Citizens of democratic countries consider voting one of their chief rights because it allows them to choose who will govern them. People vote on many issues besides elections for public officials. For example, they may vote on whether to build a school, expand the police force, or impose a tax.
Who May Vote?
In Utah to register and vote you must meet the following criteria:
- Be a citizen of the United States
- Be a resident of Utah at least 30 days before the next election
- Be at least 18 years old by Election Day
Not too long ago only white, male, property owners could vote in America. Go to the History of Voting Rights section to learn how voting laws changed over the last 225 years.
Registration is the process by which a person's name is added to the list of qualified voters. On election day, officials check each person's name against the list before they let the person vote. According to the League of Women Voters of Utah web site, Utahns can register to vote:
The election office will notify applicants when their application has been approved and where to vote. In Utah you must register 20 days before the general election. Contact the appropriate Utah County Clerk Office with specific registration questions.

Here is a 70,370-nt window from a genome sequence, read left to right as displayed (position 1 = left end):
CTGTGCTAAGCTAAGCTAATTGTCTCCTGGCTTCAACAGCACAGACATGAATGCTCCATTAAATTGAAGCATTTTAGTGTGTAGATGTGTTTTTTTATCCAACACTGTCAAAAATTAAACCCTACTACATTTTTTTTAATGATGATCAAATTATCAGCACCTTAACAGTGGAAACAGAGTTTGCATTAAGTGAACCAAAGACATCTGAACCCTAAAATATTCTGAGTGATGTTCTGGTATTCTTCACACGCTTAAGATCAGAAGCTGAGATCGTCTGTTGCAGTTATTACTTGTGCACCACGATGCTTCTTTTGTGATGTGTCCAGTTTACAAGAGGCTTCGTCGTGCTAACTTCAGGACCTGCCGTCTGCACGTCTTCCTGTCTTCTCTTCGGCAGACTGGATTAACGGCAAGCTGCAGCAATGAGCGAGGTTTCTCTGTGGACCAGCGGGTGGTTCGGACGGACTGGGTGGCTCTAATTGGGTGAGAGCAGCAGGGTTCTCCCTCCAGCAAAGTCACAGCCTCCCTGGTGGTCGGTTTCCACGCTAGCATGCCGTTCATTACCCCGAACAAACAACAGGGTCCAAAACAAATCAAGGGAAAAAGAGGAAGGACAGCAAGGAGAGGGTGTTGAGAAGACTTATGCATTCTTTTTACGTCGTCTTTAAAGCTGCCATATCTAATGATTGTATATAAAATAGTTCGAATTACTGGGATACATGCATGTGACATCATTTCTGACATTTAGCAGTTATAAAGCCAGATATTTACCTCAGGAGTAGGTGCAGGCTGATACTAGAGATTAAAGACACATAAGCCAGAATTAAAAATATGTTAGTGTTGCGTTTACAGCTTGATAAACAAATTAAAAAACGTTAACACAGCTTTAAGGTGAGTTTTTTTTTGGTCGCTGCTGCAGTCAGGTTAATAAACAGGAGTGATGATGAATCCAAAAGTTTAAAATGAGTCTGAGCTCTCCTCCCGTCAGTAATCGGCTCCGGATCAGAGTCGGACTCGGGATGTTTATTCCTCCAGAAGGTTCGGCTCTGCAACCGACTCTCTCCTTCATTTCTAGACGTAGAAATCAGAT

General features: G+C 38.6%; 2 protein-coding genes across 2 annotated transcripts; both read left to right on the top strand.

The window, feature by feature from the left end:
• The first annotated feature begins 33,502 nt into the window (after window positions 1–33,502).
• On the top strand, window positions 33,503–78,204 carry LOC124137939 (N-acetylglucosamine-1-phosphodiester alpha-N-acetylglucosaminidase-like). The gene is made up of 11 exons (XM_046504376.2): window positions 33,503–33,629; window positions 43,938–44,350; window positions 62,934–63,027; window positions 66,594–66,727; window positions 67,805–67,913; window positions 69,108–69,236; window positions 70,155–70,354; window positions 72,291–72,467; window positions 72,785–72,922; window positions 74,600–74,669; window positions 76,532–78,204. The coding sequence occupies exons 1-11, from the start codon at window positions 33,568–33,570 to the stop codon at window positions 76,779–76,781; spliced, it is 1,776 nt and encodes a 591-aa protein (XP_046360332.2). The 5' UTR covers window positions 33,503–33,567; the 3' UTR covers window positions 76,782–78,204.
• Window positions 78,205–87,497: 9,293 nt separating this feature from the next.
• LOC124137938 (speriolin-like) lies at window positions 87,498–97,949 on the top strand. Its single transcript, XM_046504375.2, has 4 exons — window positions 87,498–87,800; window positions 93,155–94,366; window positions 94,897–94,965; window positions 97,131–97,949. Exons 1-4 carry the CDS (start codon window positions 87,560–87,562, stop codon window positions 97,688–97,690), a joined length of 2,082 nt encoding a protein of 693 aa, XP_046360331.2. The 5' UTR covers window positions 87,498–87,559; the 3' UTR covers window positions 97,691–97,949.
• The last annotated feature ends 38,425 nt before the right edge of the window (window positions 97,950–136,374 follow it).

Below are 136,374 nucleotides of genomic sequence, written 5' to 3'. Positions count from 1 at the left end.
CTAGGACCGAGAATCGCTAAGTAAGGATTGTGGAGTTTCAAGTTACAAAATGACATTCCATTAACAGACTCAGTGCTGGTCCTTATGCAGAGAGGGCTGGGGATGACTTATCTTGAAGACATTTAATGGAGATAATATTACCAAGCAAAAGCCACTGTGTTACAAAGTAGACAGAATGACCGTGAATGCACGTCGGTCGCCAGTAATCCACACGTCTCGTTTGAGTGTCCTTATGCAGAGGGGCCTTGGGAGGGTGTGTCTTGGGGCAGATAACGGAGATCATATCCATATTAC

In the United States, each county, township, or ward of a state is divided into voting districts called precincts. Citizens may vote only at the polling place in the precinct in which they live. Visit the Registered Voter Lookup web page to find the address of your polling place.
All registered voters can submit an absentee ballot application if they would like to vote by mail. To become a permanent absentee voter, check "Yes" in the permanent absentee section of the application.
The Constitution of the United States requires that a congressional election be held every two years. At that time, voters elect all the members of the House of Representatives for a two-year term and about one-third of the Senate members for a six-year term. The Constitution also requires the election of a President and a Vice President every four years. The process of becoming the president of the United States involves many steps and a lot of money. After deciding to run for president, one of the first steps is to win in a primary election.
In a primary election, a political party basically holds an election among its own members to select the party members who will represent it in the coming general election. Any number of party members can run for an office in a primary, but only the winning candidate can represent the party in the general election. Parties learn from the primary votes which candidates the members of their parties prefer. Presidential primary elections are held early during the election year.